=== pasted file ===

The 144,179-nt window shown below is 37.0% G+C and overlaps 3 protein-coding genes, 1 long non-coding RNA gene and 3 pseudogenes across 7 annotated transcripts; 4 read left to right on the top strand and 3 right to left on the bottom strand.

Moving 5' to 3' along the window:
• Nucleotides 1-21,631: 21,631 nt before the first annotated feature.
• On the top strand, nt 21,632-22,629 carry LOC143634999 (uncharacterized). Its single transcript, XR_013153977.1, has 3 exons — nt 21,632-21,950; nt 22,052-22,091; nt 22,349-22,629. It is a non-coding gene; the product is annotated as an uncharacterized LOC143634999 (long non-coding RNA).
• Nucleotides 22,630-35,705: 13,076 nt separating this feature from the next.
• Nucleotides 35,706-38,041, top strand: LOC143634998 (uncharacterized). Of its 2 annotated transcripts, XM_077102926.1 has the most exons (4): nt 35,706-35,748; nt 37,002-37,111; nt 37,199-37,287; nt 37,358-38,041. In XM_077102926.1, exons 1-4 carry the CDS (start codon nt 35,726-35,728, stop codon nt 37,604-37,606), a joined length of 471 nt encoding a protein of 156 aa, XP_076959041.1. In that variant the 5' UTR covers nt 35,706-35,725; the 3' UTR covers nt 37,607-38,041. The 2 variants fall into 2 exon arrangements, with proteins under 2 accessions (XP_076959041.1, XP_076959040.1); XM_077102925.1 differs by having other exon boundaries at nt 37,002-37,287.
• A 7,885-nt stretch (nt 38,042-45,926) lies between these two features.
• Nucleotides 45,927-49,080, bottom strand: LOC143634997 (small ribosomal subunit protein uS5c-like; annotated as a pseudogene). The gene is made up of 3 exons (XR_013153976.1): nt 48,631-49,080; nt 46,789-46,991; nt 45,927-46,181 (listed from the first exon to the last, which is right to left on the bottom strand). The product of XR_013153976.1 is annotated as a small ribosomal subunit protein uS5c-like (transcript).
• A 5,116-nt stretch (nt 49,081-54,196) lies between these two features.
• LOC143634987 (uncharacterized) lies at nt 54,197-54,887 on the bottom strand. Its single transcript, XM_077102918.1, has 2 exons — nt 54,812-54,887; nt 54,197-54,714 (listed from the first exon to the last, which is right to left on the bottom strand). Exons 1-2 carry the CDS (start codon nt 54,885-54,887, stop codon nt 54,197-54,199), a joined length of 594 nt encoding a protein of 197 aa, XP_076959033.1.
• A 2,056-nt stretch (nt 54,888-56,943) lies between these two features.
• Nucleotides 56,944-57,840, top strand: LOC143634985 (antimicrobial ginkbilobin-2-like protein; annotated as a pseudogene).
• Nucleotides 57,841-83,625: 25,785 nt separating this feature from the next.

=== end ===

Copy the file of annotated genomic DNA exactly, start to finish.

The 144,179-nt window shown below is 37.0% G+C and overlaps 3 protein-coding genes, 1 long non-coding RNA gene and 3 pseudogenes across 7 annotated transcripts; 4 read left to right on the top strand and 3 right to left on the bottom strand.

Moving 5' to 3' along the window:
• Nucleotides 1-21,631: 21,631 nt before the first annotated feature.
• On the top strand, nt 21,632-22,629 carry LOC143634999 (uncharacterized). Its single transcript, XR_013153977.1, has 3 exons — nt 21,632-21,950; nt 22,052-22,091; nt 22,349-22,629. It is a non-coding gene; the product is annotated as an uncharacterized LOC143634999 (long non-coding RNA).
• Nucleotides 22,630-35,705: 13,076 nt separating this feature from the next.
• Nucleotides 35,706-38,041, top strand: LOC143634998 (uncharacterized). Of its 2 annotated transcripts, XM_077102926.1 has the most exons (4): nt 35,706-35,748; nt 37,002-37,111; nt 37,199-37,287; nt 37,358-38,041. In XM_077102926.1, exons 1-4 carry the CDS (start codon nt 35,726-35,728, stop codon nt 37,604-37,606), a joined length of 471 nt encoding a protein of 156 aa, XP_076959041.1. In that variant the 5' UTR covers nt 35,706-35,725; the 3' UTR covers nt 37,607-38,041. The 2 variants fall into 2 exon arrangements, with proteins under 2 accessions (XP_076959041.1, XP_076959040.1); XM_077102925.1 differs by having other exon boundaries at nt 37,002-37,287.
• A 7,885-nt stretch (nt 38,042-45,926) lies between these two features.
• Nucleotides 45,927-49,080, bottom strand: LOC143634997 (small ribosomal subunit protein uS5c-like; annotated as a pseudogene). The gene is made up of 3 exons (XR_013153976.1): nt 48,631-49,080; nt 46,789-46,991; nt 45,927-46,181 (listed from the first exon to the last, which is right to left on the bottom strand). The product of XR_013153976.1 is annotated as a small ribosomal subunit protein uS5c-like (transcript).
• A 5,116-nt stretch (nt 49,081-54,196) lies between these two features.
• LOC143634987 (uncharacterized) lies at nt 54,197-54,887 on the bottom strand. Its single transcript, XM_077102918.1, has 2 exons — nt 54,812-54,887; nt 54,197-54,714 (listed from the first exon to the last, which is right to left on the bottom strand). Exons 1-2 carry the CDS (start codon nt 54,885-54,887, stop codon nt 54,197-54,199), a joined length of 594 nt encoding a protein of 197 aa, XP_076959033.1.
• A 2,056-nt stretch (nt 54,888-56,943) lies between these two features.
• Nucleotides 56,944-57,840, top strand: LOC143634985 (antimicrobial ginkbilobin-2-like protein; annotated as a pseudogene).
• Nucleotides 57,841-83,625: 25,785 nt separating this feature from the next.